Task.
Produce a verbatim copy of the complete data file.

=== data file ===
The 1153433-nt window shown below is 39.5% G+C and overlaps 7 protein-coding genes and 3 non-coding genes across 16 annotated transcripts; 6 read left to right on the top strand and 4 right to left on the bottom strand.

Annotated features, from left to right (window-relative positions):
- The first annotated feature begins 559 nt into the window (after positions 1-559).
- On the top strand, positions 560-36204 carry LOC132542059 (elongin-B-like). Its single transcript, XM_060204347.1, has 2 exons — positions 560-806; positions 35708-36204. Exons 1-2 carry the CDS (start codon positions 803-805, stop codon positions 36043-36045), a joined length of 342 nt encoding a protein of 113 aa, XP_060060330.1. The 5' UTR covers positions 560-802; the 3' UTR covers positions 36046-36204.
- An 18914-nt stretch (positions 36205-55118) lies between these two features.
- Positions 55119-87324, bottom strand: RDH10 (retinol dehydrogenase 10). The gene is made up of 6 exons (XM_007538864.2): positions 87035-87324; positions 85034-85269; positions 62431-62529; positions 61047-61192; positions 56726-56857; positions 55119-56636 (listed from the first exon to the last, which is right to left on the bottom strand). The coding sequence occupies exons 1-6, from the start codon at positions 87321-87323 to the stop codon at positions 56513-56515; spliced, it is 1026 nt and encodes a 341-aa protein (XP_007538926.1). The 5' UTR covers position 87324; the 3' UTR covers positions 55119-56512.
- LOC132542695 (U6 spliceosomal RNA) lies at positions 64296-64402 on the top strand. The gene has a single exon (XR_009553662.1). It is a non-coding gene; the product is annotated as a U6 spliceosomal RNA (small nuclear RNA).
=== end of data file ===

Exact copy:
The 1153433-nt window shown below is 39.5% G+C and overlaps 7 protein-coding genes and 3 non-coding genes across 16 annotated transcripts; 6 read left to right on the top strand and 4 right to left on the bottom strand.

Annotated features, from left to right (window-relative positions):
- The first annotated feature begins 559 nt into the window (after positions 1-559).
- On the top strand, positions 560-36204 carry LOC132542059 (elongin-B-like). Its single transcript, XM_060204347.1, has 2 exons — positions 560-806; positions 35708-36204. Exons 1-2 carry the CDS (start codon positions 803-805, stop codon positions 36043-36045), a joined length of 342 nt encoding a protein of 113 aa, XP_060060330.1. The 5' UTR covers positions 560-802; the 3' UTR covers positions 36046-36204.
- An 18914-nt stretch (positions 36205-55118) lies between these two features.
- Positions 55119-87324, bottom strand: RDH10 (retinol dehydrogenase 10). The gene is made up of 6 exons (XM_007538864.2): positions 87035-87324; positions 85034-85269; positions 62431-62529; positions 61047-61192; positions 56726-56857; positions 55119-56636 (listed from the first exon to the last, which is right to left on the bottom strand). The coding sequence occupies exons 1-6, from the start codon at positions 87321-87323 to the stop codon at positions 56513-56515; spliced, it is 1026 nt and encodes a 341-aa protein (XP_007538926.1). The 5' UTR covers position 87324; the 3' UTR covers positions 55119-56512.
- LOC132542695 (U6 spliceosomal RNA) lies at positions 64296-64402 on the top strand. The gene has a single exon (XR_009553662.1). It is a non-coding gene; the product is annotated as a U6 spliceosomal RNA (small nuclear RNA).